Not surprisingly, the Bloomberg article goes on to detail misuses and medical complications that comes from using black market abortifacients according to instructions handed along a not-so-reliable grapevine.

And yet the demand for terminating pregnancies exists, as it always has, for a variety of reasons, personal and economic. As tighter restrictions force legal abortion providers that don't meet stringent new requirements to close (the two serving the Lower Rio Grande Valley near the flea market in the Bloomberg piece are expected to have to close their doors), the demand for black market alternatives can only grow.

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  • Tak Kak||

    If one considers abortion to be murder I don't think it matters whether there is still a demand for it.

  • Fist of Etiquette||

    Yeah, people who seem to recognize there are two sides of this issue still can't make the full leap to understand the thinking in the anti-abortion camp on this. It's like saying to them because you've outlawed killing your neighbor you are just driving people to do it on their own outside of a clinical environment.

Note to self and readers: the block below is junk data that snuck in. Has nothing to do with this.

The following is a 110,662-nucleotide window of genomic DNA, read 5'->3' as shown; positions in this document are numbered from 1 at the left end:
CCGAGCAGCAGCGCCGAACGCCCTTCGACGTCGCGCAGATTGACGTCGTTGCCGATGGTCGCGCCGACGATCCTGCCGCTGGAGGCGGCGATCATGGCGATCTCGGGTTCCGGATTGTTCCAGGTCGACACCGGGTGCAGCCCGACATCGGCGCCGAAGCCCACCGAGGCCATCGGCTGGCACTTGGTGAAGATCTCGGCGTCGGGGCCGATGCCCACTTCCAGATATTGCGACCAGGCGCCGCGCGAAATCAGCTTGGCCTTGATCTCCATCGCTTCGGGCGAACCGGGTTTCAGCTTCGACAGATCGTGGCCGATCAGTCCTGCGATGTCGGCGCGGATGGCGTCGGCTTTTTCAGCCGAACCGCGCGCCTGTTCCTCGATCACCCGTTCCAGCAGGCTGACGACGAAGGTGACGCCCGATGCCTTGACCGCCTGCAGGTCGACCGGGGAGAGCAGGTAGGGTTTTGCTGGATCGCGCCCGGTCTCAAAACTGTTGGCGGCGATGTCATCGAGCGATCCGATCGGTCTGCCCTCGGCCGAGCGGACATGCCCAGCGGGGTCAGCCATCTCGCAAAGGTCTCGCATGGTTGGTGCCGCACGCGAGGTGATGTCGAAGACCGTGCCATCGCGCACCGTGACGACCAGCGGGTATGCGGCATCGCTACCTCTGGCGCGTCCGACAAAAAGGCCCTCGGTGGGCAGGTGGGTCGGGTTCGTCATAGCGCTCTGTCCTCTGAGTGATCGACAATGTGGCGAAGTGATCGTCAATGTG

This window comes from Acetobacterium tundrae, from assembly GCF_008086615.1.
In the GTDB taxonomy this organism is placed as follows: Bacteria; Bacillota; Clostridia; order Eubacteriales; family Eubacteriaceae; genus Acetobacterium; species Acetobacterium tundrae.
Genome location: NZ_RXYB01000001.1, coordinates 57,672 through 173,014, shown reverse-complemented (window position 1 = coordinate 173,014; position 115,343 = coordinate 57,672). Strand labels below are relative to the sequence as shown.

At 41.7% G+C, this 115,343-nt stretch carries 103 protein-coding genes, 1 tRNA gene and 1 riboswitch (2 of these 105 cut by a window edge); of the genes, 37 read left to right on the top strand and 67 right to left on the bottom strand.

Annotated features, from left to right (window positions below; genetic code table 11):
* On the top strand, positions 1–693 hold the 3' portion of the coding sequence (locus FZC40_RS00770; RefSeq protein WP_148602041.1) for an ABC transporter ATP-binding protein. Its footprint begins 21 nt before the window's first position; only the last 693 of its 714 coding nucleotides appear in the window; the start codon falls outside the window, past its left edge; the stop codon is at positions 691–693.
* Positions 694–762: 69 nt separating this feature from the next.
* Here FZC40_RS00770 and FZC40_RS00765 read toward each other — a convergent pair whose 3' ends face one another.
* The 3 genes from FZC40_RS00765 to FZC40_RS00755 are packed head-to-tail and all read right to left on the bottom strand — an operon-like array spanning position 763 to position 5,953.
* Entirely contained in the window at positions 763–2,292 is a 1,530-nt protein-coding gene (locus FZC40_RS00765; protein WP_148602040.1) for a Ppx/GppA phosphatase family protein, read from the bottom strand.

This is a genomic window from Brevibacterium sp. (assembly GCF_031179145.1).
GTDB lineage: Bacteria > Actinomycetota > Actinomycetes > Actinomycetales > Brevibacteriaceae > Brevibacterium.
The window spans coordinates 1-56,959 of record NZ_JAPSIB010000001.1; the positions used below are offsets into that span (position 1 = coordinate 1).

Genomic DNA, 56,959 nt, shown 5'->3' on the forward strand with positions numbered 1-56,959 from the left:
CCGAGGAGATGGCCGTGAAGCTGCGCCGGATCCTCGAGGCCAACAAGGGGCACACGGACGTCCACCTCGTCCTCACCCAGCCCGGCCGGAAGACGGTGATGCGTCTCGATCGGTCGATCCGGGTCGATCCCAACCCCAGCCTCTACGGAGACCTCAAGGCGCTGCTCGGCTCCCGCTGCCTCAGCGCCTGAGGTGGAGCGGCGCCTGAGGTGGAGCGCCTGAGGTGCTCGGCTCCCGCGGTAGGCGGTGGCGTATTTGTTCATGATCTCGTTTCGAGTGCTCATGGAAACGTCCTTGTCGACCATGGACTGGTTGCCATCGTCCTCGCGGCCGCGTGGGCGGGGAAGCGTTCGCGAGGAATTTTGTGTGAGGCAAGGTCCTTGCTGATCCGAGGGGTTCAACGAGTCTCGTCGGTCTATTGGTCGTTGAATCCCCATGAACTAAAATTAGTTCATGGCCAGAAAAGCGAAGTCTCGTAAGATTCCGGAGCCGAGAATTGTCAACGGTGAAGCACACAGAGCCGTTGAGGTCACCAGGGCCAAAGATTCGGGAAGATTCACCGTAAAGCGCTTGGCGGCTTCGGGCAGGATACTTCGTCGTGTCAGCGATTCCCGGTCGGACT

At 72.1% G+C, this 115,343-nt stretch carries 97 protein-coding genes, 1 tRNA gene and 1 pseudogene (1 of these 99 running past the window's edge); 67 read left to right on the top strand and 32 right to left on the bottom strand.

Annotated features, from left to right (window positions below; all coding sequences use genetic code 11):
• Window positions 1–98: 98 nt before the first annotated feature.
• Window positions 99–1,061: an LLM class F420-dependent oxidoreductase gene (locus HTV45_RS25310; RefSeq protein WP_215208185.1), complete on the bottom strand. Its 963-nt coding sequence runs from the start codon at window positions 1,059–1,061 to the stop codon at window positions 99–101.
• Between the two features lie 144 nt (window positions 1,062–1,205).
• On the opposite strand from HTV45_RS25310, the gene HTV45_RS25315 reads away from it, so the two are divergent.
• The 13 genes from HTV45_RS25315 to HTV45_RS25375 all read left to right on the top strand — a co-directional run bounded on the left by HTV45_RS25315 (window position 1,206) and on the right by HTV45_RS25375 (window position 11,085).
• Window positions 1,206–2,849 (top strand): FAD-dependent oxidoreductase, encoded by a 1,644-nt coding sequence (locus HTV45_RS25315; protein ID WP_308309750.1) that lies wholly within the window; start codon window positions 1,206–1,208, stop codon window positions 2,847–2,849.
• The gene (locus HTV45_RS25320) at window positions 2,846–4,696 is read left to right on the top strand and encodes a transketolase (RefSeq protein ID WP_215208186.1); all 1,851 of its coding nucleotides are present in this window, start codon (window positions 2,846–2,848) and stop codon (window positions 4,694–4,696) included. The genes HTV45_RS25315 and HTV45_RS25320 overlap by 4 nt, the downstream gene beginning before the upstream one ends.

• SugarFree||

    It degrades the argument that abortion restrictions are at least in part motivated by a concern for women's health.

    It might be better if the argument was more honest: "Fuck you, slut. We don't care if you're pregnant, do what we fucking say or you can go poison yourself."

  • The Immaculate Trouser||

    You're hilarious and clever, SF, but on this issue you go full Amanda Marcotte. That's not close to an honest characterization of the argument, and you know it.

    If you believe -- at any point in the pregnancy -- that abortion is the killing of a human being, then you have to consider steps to protect that life in just the same way that infants are protected under the law. At that point it doesn't matter how reasonable you think you are, you are of the same mindset as a pro-lifer. Yet, I highly doubt that your motivations stem from a hatred of women or "sluts". (FWIW, most women seeking abortions are married/cohabitating, according to the Guttermach institute. Say what you will about sluts, they know contraceptives exist!)

    Opposing abortion is not based on a hatred of women any more than opposing slavery was based on anti-Southern animus.

  • SugarFree||

    Who cares about contraception? If it fails, you still think the abortion should be illegal, right? It's still murder if she was raped, right?

    Bitches be having sex they shouldn't be. Sounds like sluts to me. If they poison themselves, at least they won't be having anymore abortions.

  • The Immaculate Trouser||